It’s incredibly dispiriting to know that despite my financial responsibility there is almost no chance that I’ll ever own property in the city I live in, and a possibility that at some point rent alone will force me out. I cannot imagine what life is like for those who have less privilege than I enjoy.
Recent reforms to mortgage-insurance regulations announced last week by federal Finance Minister Bill Morneau will likely only add fuel to Toronto’s overheated rental market, Mr. Hildebrand said.
He estimates that the typical buyer will need to earn $86,000 a year to afford a condo under stricter mortgage qualification rules that kick in on Monday, a 17 per cent increase from $73,000 under the existing laws. That will push some prospective buyers into the rental market instead.
New regulations effective Nov. 30 will prohibit mortgages on investment properties from being covered by government-backed insurance, which could make financial institutions less willing to lend to condo investors.
Combined, the changes are likely to drive up demand for rental units while shrinking the supply of new rental investors, Mr. Hildebrand said. “It sort of seems to be to be the wrong time to be doing this,” he said. “Even before the changes come into effect, we’re seeing the lowest level of supply in the rental market that we’ve seen in years.”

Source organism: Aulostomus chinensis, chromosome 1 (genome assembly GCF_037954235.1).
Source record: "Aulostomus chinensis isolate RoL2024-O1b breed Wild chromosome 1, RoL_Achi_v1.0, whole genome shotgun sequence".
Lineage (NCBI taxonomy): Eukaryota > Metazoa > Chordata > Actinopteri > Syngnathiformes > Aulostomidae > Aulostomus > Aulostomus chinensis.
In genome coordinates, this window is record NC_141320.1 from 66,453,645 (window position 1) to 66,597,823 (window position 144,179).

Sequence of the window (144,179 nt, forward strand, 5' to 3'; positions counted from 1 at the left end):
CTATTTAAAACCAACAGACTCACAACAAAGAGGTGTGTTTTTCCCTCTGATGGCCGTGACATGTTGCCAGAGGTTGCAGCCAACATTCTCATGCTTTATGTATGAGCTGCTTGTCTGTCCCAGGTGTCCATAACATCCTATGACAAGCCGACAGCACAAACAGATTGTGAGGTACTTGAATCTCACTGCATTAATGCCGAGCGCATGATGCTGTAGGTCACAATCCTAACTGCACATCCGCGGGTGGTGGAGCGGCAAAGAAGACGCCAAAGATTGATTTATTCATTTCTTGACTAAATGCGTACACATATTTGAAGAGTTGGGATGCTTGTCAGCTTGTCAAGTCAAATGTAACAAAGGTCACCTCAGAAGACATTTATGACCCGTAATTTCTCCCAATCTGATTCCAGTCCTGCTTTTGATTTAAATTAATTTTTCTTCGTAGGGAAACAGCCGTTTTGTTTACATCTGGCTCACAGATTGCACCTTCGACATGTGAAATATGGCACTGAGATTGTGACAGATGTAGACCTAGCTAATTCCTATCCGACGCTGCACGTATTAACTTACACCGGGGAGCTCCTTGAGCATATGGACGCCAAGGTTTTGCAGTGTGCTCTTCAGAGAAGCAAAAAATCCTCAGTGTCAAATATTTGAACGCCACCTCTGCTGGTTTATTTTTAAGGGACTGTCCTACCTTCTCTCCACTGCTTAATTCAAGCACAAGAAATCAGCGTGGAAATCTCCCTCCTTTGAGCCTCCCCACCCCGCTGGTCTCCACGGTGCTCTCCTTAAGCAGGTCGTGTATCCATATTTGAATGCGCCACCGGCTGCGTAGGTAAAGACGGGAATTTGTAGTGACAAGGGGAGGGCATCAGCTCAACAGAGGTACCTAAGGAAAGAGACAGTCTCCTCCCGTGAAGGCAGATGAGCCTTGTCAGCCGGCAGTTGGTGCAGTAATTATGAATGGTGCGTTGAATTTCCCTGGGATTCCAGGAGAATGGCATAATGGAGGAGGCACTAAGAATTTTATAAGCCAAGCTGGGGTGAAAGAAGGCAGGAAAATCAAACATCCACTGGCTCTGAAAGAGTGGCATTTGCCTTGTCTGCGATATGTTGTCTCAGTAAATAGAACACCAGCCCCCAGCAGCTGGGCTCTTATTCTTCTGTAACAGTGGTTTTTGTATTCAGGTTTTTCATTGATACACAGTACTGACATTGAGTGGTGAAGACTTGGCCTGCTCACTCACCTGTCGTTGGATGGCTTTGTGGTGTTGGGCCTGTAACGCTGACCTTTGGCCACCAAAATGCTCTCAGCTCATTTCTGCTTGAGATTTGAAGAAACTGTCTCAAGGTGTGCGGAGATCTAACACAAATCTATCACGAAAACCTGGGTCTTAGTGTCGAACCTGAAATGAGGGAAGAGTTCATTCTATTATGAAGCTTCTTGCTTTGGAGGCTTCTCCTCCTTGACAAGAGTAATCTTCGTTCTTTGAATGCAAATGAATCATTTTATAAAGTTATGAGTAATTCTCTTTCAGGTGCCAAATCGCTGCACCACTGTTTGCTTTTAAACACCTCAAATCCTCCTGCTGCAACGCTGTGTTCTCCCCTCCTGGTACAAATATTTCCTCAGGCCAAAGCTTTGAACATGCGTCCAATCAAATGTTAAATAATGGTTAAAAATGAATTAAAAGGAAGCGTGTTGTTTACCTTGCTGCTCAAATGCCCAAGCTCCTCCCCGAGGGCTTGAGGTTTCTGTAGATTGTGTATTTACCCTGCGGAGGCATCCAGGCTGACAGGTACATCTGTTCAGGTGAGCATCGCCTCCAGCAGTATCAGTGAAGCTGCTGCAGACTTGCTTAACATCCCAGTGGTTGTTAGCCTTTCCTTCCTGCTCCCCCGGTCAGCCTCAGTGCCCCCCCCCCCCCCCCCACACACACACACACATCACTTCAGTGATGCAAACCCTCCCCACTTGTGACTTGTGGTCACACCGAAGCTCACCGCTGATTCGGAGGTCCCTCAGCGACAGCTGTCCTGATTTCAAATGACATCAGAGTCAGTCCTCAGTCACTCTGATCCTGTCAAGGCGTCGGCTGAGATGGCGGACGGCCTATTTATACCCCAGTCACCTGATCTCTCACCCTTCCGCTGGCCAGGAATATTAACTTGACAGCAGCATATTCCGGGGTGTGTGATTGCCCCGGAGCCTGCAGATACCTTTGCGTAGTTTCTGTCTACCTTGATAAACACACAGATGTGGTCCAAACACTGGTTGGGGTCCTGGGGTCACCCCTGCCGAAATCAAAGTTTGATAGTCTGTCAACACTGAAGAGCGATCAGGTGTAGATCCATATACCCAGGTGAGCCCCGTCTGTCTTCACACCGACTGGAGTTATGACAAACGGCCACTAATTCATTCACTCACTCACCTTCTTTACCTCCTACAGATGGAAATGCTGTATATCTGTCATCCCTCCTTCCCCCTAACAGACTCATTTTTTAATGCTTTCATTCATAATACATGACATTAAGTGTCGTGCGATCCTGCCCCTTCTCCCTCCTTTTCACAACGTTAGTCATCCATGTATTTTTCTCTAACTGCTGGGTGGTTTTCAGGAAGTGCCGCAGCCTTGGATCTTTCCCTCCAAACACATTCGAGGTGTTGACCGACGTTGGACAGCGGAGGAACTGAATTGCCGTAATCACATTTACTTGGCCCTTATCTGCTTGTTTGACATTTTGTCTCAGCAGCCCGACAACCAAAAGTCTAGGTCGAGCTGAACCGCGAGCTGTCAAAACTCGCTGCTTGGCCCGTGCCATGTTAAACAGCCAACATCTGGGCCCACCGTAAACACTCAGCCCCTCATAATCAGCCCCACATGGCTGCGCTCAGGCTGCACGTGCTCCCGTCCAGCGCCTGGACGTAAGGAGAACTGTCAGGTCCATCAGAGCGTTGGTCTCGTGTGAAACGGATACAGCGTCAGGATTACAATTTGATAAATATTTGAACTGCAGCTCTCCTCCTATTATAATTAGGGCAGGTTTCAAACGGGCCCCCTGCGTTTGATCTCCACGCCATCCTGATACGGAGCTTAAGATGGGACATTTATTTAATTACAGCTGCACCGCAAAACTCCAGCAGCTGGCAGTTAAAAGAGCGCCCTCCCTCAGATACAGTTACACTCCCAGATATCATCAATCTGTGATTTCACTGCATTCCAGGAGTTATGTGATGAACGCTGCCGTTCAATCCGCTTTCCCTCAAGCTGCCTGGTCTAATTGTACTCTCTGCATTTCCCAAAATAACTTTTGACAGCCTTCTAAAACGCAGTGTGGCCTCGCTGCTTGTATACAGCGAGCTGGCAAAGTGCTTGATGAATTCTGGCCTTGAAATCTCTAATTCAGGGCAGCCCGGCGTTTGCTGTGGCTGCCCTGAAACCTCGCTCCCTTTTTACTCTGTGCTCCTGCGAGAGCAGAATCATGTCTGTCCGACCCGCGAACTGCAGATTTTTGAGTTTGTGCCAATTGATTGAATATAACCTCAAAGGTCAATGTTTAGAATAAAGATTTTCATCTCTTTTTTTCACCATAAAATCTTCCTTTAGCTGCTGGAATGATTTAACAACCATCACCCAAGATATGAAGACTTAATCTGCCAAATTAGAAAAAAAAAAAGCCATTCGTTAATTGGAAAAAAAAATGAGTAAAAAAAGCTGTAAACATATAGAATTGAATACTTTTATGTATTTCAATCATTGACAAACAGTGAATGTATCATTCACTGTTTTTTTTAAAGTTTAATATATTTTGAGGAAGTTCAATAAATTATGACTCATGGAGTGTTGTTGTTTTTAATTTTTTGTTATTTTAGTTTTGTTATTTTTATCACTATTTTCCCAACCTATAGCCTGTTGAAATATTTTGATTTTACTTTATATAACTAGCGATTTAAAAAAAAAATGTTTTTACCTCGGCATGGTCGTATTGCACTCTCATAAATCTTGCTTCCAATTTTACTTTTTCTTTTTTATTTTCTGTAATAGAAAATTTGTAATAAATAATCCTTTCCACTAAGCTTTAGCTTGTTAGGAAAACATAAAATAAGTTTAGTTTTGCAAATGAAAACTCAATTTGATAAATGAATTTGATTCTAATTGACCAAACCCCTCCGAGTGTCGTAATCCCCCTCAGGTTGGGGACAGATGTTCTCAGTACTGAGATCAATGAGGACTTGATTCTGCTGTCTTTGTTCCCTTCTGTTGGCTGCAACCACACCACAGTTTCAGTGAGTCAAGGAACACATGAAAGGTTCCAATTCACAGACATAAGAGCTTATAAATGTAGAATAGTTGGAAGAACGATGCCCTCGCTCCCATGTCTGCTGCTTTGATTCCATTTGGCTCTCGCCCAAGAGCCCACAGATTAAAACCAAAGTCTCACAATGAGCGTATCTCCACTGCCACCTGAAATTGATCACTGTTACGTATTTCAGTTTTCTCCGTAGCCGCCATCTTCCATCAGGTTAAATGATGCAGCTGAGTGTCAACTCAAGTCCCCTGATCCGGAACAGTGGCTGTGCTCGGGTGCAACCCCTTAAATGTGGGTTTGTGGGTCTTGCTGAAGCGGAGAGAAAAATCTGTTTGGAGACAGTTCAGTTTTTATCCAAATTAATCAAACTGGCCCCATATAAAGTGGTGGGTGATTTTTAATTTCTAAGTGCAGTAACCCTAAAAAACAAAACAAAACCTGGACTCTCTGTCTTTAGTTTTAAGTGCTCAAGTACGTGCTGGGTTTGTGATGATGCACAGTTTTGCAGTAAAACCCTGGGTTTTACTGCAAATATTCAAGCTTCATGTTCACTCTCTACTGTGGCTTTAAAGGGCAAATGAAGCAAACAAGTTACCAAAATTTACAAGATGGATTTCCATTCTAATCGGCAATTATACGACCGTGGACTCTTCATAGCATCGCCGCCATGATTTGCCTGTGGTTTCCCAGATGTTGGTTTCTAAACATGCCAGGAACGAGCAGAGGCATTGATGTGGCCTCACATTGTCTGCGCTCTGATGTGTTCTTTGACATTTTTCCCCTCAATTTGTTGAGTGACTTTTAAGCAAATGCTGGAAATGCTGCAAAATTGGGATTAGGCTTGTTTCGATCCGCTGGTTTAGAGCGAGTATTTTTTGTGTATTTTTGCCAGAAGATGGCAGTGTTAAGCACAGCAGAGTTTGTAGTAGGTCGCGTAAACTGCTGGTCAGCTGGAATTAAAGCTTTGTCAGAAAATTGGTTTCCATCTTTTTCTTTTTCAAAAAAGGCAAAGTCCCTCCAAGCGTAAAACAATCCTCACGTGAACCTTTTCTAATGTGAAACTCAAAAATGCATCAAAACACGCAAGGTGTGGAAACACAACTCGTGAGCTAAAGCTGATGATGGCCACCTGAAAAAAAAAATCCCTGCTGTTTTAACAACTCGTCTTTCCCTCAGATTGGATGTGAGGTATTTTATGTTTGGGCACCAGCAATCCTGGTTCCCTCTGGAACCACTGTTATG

Now people can be priced out of renting, in addition to owning. A real victory for all city-bound Torontonians.
But Tal says the one place the rule changes will be felt is the Toronto condo market, where sale prices are below $1 million a property and deals often involve first-time buyers with down payments of less than 20 per cent.
“That’s exactly where the target is,” Tal said.
Shaun Hildebrand, senior vice-president of real estate market research firm Urban Nation, agrees with Tal.
“If there is a beneficiary to these policies, it will be the condo market, whether it’s on the for-sale side where buyers are forced into lower price points or on the rental side, as well, as fewer first-time buyers are getting into the marketplace,” Hildebrand said.
While I tend to agree that moving people towards a long-term rental market is important and not an inherently bad thing (in fact, that culture is prevalent in other housing markets), it does demand affordable rental properties. So: will the slowdown in the condo market actually reduce costs of condos due to competition, and lead to a lower rental rate for them on the basis that landlords will not have to recoup the same investment, or will rents remain where they are (and rise) so that wealthy landlords can extract further rents from their tenants?